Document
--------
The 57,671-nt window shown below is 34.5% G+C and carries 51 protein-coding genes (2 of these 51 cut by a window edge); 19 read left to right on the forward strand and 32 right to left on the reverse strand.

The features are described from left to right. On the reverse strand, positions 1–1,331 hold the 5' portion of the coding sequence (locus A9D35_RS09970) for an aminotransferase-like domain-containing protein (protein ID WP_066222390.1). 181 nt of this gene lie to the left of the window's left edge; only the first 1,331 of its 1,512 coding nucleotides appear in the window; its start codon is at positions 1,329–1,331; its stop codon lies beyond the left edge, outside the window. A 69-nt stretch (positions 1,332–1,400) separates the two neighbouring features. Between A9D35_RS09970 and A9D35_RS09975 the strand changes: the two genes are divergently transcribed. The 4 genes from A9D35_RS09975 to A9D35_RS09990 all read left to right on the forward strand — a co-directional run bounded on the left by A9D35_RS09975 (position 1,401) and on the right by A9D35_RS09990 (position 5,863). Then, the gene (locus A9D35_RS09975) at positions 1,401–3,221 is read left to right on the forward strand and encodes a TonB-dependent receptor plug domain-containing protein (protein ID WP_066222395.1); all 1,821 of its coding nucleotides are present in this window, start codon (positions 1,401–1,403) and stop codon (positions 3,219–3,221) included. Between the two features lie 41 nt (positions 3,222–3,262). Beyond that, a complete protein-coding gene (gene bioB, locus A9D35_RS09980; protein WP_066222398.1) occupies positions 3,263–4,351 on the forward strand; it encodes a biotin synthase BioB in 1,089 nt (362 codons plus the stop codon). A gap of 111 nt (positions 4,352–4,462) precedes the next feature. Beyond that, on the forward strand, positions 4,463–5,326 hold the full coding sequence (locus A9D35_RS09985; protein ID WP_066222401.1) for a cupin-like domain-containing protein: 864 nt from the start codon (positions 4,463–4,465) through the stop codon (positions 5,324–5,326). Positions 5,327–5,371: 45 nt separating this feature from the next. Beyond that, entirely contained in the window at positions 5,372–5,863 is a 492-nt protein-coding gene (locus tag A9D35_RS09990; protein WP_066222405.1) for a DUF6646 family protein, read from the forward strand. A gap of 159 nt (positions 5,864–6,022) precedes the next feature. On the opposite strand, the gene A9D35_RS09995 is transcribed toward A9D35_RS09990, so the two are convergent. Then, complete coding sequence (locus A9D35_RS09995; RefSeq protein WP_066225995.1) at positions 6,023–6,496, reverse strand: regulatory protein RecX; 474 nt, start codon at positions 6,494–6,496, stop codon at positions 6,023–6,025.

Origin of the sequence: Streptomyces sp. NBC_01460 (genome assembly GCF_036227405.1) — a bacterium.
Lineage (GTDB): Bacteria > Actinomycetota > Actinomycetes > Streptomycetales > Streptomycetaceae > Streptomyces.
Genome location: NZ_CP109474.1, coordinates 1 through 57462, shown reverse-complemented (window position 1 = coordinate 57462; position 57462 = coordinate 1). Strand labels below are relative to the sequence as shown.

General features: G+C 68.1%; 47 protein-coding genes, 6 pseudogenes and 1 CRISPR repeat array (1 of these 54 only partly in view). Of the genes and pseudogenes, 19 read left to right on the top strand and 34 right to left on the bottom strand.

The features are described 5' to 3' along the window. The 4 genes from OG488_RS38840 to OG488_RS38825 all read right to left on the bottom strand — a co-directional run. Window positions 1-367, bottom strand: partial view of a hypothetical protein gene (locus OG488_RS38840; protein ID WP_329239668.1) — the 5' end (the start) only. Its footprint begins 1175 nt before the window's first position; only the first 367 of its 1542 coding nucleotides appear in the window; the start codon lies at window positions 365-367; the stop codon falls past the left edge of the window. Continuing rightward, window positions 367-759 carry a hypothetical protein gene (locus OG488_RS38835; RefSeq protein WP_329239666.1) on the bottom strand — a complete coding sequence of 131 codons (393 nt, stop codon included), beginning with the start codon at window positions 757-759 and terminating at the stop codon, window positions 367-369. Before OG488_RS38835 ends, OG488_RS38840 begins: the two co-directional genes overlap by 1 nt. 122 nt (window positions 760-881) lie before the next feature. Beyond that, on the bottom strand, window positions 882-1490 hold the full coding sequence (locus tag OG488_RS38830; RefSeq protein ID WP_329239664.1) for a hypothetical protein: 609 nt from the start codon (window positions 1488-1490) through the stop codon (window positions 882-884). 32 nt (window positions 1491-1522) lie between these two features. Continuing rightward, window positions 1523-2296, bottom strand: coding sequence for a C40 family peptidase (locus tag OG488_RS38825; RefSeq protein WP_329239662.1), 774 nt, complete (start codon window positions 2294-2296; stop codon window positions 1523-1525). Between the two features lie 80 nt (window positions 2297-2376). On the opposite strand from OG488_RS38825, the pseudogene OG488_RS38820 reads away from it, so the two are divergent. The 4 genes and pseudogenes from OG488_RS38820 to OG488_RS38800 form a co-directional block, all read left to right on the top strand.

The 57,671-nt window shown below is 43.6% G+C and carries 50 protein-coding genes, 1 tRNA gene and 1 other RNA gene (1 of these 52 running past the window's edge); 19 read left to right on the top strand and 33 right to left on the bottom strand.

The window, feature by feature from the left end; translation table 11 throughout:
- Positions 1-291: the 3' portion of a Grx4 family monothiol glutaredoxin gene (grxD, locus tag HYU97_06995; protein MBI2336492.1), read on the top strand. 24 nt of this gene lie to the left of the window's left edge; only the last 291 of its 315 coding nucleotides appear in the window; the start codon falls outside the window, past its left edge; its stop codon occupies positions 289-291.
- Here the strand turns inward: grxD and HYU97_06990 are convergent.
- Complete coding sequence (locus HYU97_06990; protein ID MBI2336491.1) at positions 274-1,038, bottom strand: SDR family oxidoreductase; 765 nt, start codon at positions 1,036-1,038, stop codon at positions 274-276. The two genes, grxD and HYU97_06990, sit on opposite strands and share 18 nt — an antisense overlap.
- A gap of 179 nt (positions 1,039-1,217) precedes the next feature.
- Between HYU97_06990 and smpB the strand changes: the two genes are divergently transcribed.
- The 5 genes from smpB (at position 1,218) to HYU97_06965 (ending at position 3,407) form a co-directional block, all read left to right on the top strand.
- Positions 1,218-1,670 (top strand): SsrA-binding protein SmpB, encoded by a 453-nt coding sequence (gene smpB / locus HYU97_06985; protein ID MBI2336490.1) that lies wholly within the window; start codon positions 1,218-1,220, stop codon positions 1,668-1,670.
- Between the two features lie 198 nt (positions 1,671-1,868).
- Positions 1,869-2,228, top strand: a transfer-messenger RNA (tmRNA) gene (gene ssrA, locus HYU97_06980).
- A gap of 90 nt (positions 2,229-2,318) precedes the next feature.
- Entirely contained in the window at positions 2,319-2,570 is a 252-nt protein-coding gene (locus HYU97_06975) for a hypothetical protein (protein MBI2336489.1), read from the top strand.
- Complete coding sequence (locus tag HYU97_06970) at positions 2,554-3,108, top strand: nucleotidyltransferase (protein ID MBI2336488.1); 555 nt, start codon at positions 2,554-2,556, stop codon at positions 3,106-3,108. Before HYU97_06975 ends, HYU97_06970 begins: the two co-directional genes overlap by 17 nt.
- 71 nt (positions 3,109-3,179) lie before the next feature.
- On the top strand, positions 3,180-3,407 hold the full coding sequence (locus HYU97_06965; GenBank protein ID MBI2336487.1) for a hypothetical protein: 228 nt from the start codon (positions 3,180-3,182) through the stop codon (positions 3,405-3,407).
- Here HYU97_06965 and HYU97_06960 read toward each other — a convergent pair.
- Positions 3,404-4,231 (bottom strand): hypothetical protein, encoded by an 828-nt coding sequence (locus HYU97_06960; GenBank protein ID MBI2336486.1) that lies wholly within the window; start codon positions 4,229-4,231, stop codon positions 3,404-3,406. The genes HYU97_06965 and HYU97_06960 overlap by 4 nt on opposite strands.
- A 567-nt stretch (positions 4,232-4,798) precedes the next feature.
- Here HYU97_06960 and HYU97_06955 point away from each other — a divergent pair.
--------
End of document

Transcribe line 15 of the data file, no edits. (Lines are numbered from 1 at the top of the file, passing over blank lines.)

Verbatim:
- The 5 genes from smpB (at position 1,218) to HYU97_06965 (ending at position 3,407) form a co-directional block, all read left to right on the top strand.